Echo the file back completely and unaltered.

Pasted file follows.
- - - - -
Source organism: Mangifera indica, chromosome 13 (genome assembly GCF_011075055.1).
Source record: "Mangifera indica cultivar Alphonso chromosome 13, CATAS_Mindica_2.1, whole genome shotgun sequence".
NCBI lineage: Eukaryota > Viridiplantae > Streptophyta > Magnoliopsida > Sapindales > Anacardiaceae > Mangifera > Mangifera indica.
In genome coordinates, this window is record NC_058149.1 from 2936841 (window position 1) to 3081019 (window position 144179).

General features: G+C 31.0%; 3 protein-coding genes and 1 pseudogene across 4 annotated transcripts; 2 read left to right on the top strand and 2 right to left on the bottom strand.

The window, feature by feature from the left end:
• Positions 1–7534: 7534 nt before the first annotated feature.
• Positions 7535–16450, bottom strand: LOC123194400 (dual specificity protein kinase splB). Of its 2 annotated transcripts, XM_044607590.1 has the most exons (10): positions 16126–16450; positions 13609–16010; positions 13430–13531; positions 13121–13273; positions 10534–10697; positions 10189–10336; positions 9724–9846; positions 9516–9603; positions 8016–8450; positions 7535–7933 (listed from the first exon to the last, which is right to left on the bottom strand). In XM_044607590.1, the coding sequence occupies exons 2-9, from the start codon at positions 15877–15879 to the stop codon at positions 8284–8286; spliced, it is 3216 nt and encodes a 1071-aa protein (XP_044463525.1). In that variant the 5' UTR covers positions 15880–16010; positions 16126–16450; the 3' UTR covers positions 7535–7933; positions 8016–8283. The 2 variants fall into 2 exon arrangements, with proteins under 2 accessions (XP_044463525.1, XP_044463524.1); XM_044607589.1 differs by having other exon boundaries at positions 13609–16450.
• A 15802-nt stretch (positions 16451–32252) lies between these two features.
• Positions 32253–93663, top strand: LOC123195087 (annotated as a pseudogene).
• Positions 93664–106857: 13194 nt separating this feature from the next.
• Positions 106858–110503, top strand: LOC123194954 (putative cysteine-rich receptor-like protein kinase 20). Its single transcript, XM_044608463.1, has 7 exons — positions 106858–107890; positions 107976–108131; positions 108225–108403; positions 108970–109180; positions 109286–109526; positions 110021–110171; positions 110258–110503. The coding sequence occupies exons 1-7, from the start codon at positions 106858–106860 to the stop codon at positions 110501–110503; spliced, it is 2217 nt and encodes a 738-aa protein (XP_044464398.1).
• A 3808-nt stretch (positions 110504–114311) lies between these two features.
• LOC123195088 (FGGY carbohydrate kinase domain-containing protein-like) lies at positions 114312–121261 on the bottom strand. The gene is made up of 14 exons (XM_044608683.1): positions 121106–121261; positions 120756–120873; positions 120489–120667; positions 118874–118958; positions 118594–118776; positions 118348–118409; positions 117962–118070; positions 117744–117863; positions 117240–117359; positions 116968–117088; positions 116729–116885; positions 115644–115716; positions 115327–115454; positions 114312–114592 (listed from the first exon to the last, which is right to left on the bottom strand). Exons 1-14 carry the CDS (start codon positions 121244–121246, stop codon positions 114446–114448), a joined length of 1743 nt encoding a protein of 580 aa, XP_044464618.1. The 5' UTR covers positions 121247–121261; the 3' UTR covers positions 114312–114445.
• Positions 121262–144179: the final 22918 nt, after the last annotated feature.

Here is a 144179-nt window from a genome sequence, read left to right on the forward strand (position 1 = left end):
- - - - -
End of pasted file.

Source organism: Mangifera indica, chromosome 13 (genome assembly GCF_011075055.1).
Source record: "Mangifera indica cultivar Alphonso chromosome 13, CATAS_Mindica_2.1, whole genome shotgun sequence".
NCBI lineage: Eukaryota > Viridiplantae > Streptophyta > Magnoliopsida > Sapindales > Anacardiaceae > Mangifera > Mangifera indica.
In genome coordinates, this window is record NC_058149.1 from 2936841 (window position 1) to 3081019 (window position 144179).

General features: G+C 31.0%; 3 protein-coding genes and 1 pseudogene across 4 annotated transcripts; 2 read left to right on the top strand and 2 right to left on the bottom strand.

The window, feature by feature from the left end:
• Positions 1–7534: 7534 nt before the first annotated feature.
• Positions 7535–16450, bottom strand: LOC123194400 (dual specificity protein kinase splB). Of its 2 annotated transcripts, XM_044607590.1 has the most exons (10): positions 16126–16450; positions 13609–16010; positions 13430–13531; positions 13121–13273; positions 10534–10697; positions 10189–10336; positions 9724–9846; positions 9516–9603; positions 8016–8450; positions 7535–7933 (listed from the first exon to the last, which is right to left on the bottom strand). In XM_044607590.1, the coding sequence occupies exons 2-9, from the start codon at positions 15877–15879 to the stop codon at positions 8284–8286; spliced, it is 3216 nt and encodes a 1071-aa protein (XP_044463525.1). In that variant the 5' UTR covers positions 15880–16010; positions 16126–16450; the 3' UTR covers positions 7535–7933; positions 8016–8283. The 2 variants fall into 2 exon arrangements, with proteins under 2 accessions (XP_044463525.1, XP_044463524.1); XM_044607589.1 differs by having other exon boundaries at positions 13609–16450.
• A 15802-nt stretch (positions 16451–32252) lies between these two features.
• Positions 32253–93663, top strand: LOC123195087 (annotated as a pseudogene).
• Positions 93664–106857: 13194 nt separating this feature from the next.
• Positions 106858–110503, top strand: LOC123194954 (putative cysteine-rich receptor-like protein kinase 20). Its single transcript, XM_044608463.1, has 7 exons — positions 106858–107890; positions 107976–108131; positions 108225–108403; positions 108970–109180; positions 109286–109526; positions 110021–110171; positions 110258–110503. The coding sequence occupies exons 1-7, from the start codon at positions 106858–106860 to the stop codon at positions 110501–110503; spliced, it is 2217 nt and encodes a 738-aa protein (XP_044464398.1).
• A 3808-nt stretch (positions 110504–114311) lies between these two features.
• LOC123195088 (FGGY carbohydrate kinase domain-containing protein-like) lies at positions 114312–121261 on the bottom strand. The gene is made up of 14 exons (XM_044608683.1): positions 121106–121261; positions 120756–120873; positions 120489–120667; positions 118874–118958; positions 118594–118776; positions 118348–118409; positions 117962–118070; positions 117744–117863; positions 117240–117359; positions 116968–117088; positions 116729–116885; positions 115644–115716; positions 115327–115454; positions 114312–114592 (listed from the first exon to the last, which is right to left on the bottom strand). Exons 1-14 carry the CDS (start codon positions 121244–121246, stop codon positions 114446–114448), a joined length of 1743 nt encoding a protein of 580 aa, XP_044464618.1. The 5' UTR covers positions 121247–121261; the 3' UTR covers positions 114312–114445.
• Positions 121262–144179: the final 22918 nt, after the last annotated feature.

Here is a 144179-nt window from a genome sequence, read left to right on the forward strand (position 1 = left end):